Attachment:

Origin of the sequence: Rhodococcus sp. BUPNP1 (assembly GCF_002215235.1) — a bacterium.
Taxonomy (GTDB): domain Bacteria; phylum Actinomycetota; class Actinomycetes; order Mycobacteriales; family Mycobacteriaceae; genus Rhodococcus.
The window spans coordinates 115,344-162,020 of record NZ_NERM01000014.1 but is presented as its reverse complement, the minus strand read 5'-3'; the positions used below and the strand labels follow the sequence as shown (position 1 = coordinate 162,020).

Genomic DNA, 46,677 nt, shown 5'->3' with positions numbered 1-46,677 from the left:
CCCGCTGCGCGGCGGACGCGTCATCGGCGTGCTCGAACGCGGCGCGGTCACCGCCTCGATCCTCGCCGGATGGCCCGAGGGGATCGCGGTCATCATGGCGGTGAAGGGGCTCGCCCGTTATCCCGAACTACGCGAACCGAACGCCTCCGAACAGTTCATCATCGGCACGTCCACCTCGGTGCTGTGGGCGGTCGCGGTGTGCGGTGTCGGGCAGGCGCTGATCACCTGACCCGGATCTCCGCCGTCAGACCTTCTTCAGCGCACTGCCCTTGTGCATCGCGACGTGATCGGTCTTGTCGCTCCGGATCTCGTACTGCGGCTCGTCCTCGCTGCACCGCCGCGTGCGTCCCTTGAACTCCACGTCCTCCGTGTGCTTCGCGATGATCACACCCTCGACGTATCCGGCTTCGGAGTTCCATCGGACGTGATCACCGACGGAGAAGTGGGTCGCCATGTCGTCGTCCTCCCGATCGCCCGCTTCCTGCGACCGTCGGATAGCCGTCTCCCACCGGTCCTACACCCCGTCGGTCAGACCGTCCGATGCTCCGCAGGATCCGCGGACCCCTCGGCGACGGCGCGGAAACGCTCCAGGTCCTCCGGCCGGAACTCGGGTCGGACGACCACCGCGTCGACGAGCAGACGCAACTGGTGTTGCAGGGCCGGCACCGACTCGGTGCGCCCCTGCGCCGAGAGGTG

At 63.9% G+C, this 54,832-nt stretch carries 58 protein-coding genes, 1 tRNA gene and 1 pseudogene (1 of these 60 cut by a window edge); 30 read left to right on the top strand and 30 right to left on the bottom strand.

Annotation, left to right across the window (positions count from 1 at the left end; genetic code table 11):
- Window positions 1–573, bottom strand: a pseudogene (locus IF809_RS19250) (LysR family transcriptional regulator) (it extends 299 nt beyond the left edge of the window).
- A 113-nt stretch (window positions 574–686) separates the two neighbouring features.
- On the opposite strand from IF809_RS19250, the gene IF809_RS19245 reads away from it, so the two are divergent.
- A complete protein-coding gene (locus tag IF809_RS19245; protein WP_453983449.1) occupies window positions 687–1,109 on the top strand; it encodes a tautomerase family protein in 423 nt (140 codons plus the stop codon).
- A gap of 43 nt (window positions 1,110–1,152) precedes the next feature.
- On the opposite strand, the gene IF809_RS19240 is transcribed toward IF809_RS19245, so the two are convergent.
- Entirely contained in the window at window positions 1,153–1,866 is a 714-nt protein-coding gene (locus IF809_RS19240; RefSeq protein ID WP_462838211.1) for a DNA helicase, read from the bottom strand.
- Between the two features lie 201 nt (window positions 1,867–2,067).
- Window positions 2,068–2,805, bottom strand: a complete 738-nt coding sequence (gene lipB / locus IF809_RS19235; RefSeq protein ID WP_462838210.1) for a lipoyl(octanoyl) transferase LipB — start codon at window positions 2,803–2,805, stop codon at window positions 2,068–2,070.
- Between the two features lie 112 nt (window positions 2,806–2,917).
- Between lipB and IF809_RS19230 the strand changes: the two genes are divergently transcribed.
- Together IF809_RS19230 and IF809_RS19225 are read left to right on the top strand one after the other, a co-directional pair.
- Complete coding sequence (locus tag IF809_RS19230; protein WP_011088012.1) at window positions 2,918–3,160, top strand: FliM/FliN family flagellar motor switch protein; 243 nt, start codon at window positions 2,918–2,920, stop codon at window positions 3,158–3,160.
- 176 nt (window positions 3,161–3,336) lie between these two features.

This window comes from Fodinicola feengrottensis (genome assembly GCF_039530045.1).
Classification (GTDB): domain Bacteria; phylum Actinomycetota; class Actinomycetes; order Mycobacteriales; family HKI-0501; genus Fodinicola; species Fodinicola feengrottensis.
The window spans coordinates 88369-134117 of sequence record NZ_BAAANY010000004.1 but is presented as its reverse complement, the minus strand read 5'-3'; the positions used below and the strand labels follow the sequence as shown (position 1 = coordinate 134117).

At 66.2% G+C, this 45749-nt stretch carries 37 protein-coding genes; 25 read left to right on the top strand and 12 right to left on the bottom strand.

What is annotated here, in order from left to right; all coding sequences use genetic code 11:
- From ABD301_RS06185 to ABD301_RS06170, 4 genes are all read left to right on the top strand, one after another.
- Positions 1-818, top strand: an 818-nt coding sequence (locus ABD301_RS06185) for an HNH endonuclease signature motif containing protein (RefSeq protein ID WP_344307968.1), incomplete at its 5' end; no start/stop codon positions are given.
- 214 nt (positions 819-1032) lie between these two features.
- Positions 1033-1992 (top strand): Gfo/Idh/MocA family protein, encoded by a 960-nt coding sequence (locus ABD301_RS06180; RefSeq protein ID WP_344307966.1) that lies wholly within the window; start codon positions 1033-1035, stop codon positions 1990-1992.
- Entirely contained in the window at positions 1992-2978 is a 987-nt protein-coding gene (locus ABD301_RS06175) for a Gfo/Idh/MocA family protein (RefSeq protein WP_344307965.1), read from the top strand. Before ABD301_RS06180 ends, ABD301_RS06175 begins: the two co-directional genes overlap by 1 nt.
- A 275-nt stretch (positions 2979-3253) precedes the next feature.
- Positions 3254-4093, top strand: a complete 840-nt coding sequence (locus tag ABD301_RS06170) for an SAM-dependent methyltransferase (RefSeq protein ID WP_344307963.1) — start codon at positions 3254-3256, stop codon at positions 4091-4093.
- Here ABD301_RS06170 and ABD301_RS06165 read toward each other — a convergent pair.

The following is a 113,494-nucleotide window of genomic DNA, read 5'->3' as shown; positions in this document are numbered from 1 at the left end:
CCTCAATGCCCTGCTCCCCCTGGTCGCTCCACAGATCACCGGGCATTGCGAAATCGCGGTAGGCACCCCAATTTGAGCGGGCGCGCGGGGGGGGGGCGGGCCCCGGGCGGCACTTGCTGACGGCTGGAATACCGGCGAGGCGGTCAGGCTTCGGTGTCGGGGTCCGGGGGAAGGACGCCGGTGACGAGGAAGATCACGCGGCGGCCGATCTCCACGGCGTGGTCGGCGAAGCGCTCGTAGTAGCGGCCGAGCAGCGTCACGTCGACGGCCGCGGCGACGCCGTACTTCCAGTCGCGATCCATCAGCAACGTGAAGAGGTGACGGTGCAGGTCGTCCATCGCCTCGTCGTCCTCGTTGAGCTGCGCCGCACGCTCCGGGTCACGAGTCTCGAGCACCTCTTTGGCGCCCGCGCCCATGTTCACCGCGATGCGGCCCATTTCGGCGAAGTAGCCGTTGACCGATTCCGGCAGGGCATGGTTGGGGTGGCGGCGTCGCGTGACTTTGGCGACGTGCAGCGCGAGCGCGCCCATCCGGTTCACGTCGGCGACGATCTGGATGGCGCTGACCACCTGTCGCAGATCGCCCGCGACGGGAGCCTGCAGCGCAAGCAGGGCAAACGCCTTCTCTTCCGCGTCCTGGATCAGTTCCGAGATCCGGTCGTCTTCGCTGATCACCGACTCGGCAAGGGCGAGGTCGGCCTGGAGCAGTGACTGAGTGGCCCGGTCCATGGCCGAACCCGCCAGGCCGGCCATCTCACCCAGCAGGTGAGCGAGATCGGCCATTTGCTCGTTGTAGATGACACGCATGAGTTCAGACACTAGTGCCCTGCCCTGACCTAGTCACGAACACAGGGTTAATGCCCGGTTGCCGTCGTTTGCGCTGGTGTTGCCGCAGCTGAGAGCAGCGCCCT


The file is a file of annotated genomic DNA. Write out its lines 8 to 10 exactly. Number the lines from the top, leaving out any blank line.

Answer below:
- Window positions 1–573, bottom strand: a pseudogene (locus IF809_RS19250) (LysR family transcriptional regulator) (it extends 299 nt beyond the left edge of the window).
- A 113-nt stretch (window positions 574–686) separates the two neighbouring features.
- On the opposite strand from IF809_RS19250, the gene IF809_RS19245 reads away from it, so the two are divergent.